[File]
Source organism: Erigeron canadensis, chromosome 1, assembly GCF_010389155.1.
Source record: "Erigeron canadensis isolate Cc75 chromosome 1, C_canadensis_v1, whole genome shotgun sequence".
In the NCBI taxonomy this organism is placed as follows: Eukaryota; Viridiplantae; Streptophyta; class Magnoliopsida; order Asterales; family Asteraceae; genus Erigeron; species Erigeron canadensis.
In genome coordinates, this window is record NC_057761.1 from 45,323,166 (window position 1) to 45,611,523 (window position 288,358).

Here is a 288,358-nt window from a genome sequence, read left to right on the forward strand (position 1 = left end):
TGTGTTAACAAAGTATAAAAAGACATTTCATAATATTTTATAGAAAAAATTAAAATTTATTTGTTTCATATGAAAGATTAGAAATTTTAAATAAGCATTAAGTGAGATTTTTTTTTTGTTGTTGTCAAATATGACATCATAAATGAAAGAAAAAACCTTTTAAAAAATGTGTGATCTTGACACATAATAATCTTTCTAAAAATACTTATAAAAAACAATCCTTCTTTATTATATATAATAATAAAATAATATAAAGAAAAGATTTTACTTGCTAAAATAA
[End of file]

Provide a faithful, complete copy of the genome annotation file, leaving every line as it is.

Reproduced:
Source organism: Erigeron canadensis, chromosome 1, assembly GCF_010389155.1.
Source record: "Erigeron canadensis isolate Cc75 chromosome 1, C_canadensis_v1, whole genome shotgun sequence".
In the NCBI taxonomy this organism is placed as follows: Eukaryota; Viridiplantae; Streptophyta; class Magnoliopsida; order Asterales; family Asteraceae; genus Erigeron; species Erigeron canadensis.
In genome coordinates, this window is record NC_057761.1 from 45,323,166 (window position 1) to 45,611,523 (window position 288,358).

Here is a 288,358-nt window from a genome sequence, read left to right on the forward strand (position 1 = left end):
TGTGTTAACAAAGTATAAAAAGACATTTCATAATATTTTATAGAAAAAATTAAAATTTATTTGTTTCATATGAAAGATTAGAAATTTTAAATAAGCATTAAGTGAGATTTTTTTTTTGTTGTTGTCAAATATGACATCATAAATGAAAGAAAAAACCTTTTAAAAAATGTGTGATCTTGACACATAATAATCTTTCTAAAAATACTTATAAAAAACAATCCTTCTTTATTATATATAATAATAAAATAATATAAAGAAAAGATTTTACTTGCTAAAATAA